Carey”s missiological pamphlet, An Enquiry into the Obligations of Christians to use Means for the Conversion of the Heathens (1792), vehemently argued that Christians should undertake evangelistic missions overseas. It is interesting to observe that the full title suggests a much longer publication than it turned out to be: An Enquiry into the Obligations of Christians to use Means for the Conversion of the Heathens, in Which the Religious State of the Different Nations of the World, the success of former Undertakings, and the Practicability of Further Undertakings are Considered. As he observed, “no wonder books of that day did not heed a table of contents. The title told all” (Beck 1992, 62). Indeed, “there is theology in Carey”s pamphlet and there is history and there is demography” (Walls 1996, 243). A critical examination of Carey”s Enquiry reveals that it was certainly “a landmark in Christian history and deserves a place alongside Martin Luther”s Ninety-five Theses in its influence on subsequent church history” (Kane 1982, 147).
In the first section Carey asked the rhetorical question, is the Great Commission still binding? He forcefully argued that baptism stop if Christians are unwilling to go because both commands form a unified whole in Matthew 28. He believed that the so-called insurmountable barriers to missions (travel, language and climate) have all been conquered by English traders, the Moravians and Roman Catholics. Section 2 surveyed the Book of Acts as he reviewed the apostolic missionary journeys, both canonical and traditional. He traced the efforts of faithful missionaries to bring the gospel to Britain implying that even his readers would not yet have been believers if all previous generations of Christians had treated the Great Commission as the English Baptists were treating it. Section 3 set out in tabular form Carey”s evaluation of the state of the world in relation to the Gospel. These displays of data foreshadowed missiologists such as Patrick Johnstone who have in more recent years assembled similar material about the state of Christianity in the world at large. He observed that those who did not have the Bible were subject to tragic conditions such as cannibalism and human sacrifice. Section 4 is an examination of the impediments to taking the Gospel to the heathen. The first was distance. Carey argued that recent advances in the science of the mariner had removed this barrier. A second was the barbarous and savage manner of living of the heathen. Carey”s response was that it could only be an objection to those unwilling to expose themselves to inconveniences for the good of others. A fourth objection was the danger involved in going overseas. Carey noted that Paul and Barnabas were not afraid of being killed. A fourth objection involved the difficulty of obtaining the necessities of life. Carey wrote that the minister is not his own; he is a servant of God. The final objection had to do with language. Carey was confident that any language on earth could be learned in a year or two. His own experience with language had already been demonstrated that fact since “no second Pentecost was needed, only hard work. Missionaries would learn the language best by mingling with the people” (Beck 1992, 65). The pamphlet concludes with a plea for ongoing, united prayer.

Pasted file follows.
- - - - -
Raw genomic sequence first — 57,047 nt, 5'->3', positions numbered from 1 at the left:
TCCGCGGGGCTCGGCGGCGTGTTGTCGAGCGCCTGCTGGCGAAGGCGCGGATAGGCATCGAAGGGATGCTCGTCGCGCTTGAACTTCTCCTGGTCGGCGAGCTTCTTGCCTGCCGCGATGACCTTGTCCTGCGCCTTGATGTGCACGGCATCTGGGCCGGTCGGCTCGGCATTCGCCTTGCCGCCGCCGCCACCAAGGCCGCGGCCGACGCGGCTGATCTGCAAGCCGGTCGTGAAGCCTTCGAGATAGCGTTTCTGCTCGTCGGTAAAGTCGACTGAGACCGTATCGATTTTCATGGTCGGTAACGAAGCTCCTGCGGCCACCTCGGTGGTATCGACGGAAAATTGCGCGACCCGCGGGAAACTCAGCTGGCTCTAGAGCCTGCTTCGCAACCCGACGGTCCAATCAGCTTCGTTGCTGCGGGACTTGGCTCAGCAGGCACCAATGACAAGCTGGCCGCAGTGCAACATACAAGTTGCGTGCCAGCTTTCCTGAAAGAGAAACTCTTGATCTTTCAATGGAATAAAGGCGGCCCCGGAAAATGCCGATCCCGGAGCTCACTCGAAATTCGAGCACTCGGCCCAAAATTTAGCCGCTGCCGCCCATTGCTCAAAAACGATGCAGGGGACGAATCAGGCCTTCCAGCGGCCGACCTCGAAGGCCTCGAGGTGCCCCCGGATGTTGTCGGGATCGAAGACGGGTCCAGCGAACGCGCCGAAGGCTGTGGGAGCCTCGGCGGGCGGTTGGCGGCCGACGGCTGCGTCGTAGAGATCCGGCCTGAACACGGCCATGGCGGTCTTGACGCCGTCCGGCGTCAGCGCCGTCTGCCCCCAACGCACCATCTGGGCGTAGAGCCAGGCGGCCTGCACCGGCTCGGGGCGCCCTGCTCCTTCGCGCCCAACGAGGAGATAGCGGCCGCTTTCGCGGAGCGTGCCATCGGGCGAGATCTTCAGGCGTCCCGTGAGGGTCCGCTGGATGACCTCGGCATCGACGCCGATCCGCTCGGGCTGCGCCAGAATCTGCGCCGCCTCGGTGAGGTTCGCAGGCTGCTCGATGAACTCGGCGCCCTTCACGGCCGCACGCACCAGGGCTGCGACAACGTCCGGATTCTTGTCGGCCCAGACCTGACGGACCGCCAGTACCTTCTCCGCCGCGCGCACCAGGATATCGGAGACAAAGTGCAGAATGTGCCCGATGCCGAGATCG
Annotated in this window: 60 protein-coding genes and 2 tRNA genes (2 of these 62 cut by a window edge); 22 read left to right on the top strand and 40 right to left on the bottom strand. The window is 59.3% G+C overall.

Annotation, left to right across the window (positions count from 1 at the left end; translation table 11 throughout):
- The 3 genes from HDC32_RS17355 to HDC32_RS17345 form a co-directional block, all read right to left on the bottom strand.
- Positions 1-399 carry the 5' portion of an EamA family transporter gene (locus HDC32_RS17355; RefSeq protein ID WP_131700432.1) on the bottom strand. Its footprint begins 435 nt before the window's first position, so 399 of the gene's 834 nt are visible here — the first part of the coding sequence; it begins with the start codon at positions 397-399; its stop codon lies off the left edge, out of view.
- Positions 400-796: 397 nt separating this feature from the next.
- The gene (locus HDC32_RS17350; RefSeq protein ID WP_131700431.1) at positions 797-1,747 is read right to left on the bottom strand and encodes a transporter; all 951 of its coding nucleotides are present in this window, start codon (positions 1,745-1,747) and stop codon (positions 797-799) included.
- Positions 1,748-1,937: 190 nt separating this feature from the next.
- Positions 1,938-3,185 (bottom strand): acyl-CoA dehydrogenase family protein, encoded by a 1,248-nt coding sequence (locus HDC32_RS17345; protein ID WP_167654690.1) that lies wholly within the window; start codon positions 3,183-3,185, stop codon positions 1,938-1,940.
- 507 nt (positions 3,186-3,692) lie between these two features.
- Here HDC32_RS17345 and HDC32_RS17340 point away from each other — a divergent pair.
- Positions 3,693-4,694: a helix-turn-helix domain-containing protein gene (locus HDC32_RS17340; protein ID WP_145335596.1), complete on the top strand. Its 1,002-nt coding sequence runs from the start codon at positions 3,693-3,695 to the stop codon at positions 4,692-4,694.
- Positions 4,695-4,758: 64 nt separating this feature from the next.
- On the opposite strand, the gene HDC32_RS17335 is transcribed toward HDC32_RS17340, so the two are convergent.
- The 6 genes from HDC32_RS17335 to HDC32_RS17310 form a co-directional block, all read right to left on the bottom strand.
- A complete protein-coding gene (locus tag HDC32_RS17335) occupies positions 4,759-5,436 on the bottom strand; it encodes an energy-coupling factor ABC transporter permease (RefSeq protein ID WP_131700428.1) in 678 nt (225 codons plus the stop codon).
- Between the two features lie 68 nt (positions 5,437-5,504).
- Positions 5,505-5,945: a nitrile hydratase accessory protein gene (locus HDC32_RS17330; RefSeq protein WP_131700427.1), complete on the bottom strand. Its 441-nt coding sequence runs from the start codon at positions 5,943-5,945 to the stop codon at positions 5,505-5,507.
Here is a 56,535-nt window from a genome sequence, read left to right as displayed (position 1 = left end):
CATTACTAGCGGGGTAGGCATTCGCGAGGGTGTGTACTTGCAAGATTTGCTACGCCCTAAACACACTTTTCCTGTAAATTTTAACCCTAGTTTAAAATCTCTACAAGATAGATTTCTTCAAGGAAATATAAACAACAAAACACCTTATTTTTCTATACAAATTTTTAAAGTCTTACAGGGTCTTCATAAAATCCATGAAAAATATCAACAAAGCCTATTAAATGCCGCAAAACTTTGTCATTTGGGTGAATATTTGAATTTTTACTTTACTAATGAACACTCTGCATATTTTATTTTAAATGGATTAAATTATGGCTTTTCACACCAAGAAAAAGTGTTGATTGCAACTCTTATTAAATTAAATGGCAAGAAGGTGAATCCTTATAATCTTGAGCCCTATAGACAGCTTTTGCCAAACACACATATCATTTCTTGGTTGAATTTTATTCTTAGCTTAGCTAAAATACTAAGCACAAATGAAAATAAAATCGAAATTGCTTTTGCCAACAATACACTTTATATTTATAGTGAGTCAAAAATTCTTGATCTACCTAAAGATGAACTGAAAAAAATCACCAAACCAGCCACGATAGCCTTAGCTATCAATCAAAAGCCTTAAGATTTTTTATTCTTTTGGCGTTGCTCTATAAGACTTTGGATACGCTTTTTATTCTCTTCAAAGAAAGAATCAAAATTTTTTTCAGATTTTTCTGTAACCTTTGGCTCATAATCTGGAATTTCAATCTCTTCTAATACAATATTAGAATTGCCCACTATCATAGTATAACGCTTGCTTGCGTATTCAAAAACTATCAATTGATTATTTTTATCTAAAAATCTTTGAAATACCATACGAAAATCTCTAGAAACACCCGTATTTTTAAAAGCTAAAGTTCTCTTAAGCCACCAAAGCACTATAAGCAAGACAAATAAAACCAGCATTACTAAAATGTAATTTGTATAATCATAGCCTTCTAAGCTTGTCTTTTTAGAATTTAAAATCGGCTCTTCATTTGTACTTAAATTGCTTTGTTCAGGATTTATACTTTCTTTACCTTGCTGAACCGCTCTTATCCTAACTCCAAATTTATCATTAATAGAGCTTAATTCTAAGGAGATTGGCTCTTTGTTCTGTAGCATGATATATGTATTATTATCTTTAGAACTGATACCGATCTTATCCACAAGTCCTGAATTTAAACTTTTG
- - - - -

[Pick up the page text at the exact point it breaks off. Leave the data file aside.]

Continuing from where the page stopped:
It is evident therefore that the publication argued convincingly that “the New Testament command to ”preach the Gospel to every creature” was as binding upon the Christians of his day as it was upon the apostle” (DuBose 1979, 22).
3.2 Epoch-making sermon
On May 31 1792, Carey preached his epoch-making sermon before a group of Baptist ministers at Kettering on the text ”Enlarge the borders of thy tent” (Is. 54:2-3). The divisions of the sermon were: Expect great things from God and Attempt great things for God. Although it was an unusual text for a missionary sermon, “Carey had determined to appeal for missions” (Cook 1967, 56).
3.3 The Baptist Missionary Society
Although Carey pleaded for consideration after the sermon had a profound effect on his hearers, action was not immediate. He did not relent. Four months later, he pressed again for action but the brethren wavered again. At the crucial moment, where all hope seemed gone, Carey took a booklet entitled Periodical account of Moravian Missions from his pocket. With tears in his eyes and a tremor in his voice he said these famous words: “If you had only read this and knew how these men overcame all obstacles for Christ”s sake, you would go forward in faith” (Kane 1982, 147). The men agreed and the minutes of the meeting record their decision to form ”The Particular Baptist Society for Propagating the Gospel among the Heathen. The Baptist Missionary Society, formed in 1792, was the British society organized especially for foreign missionary work. This society “was founded at Kettering, England with an initial fund of a little over thirteen pounds” (Cairns 1981, 402).
4.0 CAREY IN INDIA
The first field of the Baptist Missionary Society was India and Carey was the most illustrious missionary. Although the obstacles seemed insurmountable, he arrived in India in 1793 initially settling in the Danish colony at Serampore, about fifteen miles up the Hoopghley River from Calcutta. He would have preferred to work in British India but was refused passage by the East India Company which regarded the presence of missionaries as a threat to the peace and safety of its possessions. Even though he preached for seven years before he got his first native convert, he did not linger. He was faced with other challenges: “His child died. His wife was a burden… He got pessimistic, depressing letters back from England” (Beka 1993, 87). He perservered, even when a fool might have known the battle was lost. He completed a translation of the New Testament, setting a standard prose and an arrangement of Sanskrit borrowings which has affected Bengali prose to this hour. Tying Krishna Pal to a tree, John Thomas joined him to pray for his broken leg. Krishna was healed, converted and baptized in the River Hoogly. When invited to dinner, he ate beef with foreigners, thereby striking a hard blow at an old and paralyzing doctrine of Ahimsa (the Buddhist doctrine that all living things are one and are sacred and thus the animals have rights just like humans).